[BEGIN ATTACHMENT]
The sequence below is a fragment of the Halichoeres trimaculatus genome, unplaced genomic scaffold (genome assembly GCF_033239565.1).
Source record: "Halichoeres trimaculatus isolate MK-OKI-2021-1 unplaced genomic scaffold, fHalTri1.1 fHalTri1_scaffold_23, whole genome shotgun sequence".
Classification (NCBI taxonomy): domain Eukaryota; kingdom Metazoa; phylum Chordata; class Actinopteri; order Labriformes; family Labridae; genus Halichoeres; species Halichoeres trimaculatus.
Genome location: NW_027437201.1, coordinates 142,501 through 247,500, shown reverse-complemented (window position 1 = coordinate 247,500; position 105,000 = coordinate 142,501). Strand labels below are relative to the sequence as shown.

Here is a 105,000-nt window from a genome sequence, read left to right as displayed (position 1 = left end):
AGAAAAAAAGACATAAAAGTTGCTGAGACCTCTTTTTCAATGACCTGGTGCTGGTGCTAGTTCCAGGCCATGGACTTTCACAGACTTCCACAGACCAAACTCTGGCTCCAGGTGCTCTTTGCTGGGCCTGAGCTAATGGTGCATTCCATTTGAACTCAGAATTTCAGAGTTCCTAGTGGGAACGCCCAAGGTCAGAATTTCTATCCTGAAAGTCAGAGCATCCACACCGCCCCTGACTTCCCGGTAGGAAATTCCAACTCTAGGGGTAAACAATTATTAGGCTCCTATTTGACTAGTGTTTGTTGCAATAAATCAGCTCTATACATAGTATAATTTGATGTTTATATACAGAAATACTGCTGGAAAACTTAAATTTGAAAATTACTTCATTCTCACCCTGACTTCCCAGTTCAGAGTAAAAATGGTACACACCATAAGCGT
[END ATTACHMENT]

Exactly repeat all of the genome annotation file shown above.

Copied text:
The sequence below is a fragment of the Halichoeres trimaculatus genome, unplaced genomic scaffold (genome assembly GCF_033239565.1).
Source record: "Halichoeres trimaculatus isolate MK-OKI-2021-1 unplaced genomic scaffold, fHalTri1.1 fHalTri1_scaffold_23, whole genome shotgun sequence".
Classification (NCBI taxonomy): domain Eukaryota; kingdom Metazoa; phylum Chordata; class Actinopteri; order Labriformes; family Labridae; genus Halichoeres; species Halichoeres trimaculatus.
Genome location: NW_027437201.1, coordinates 142,501 through 247,500, shown reverse-complemented (window position 1 = coordinate 247,500; position 105,000 = coordinate 142,501). Strand labels below are relative to the sequence as shown.

Here is a 105,000-nt window from a genome sequence, read left to right as displayed (position 1 = left end):
AGAAAAAAAGACATAAAAGTTGCTGAGACCTCTTTTTCAATGACCTGGTGCTGGTGCTAGTTCCAGGCCATGGACTTTCACAGACTTCCACAGACCAAACTCTGGCTCCAGGTGCTCTTTGCTGGGCCTGAGCTAATGGTGCATTCCATTTGAACTCAGAATTTCAGAGTTCCTAGTGGGAACGCCCAAGGTCAGAATTTCTATCCTGAAAGTCAGAGCATCCACACCGCCCCTGACTTCCCGGTAGGAAATTCCAACTCTAGGGGTAAACAATTATTAGGCTCCTATTTGACTAGTGTTTGTTGCAATAAATCAGCTCTATACATAGTATAATTTGATGTTTATATACAGAAATACTGCTGGAAAACTTAAATTTGAAAATTACTTCATTCTCACCCTGACTTCCCAGTTCAGAGTAAAAATGGTACACACCATAAGCGT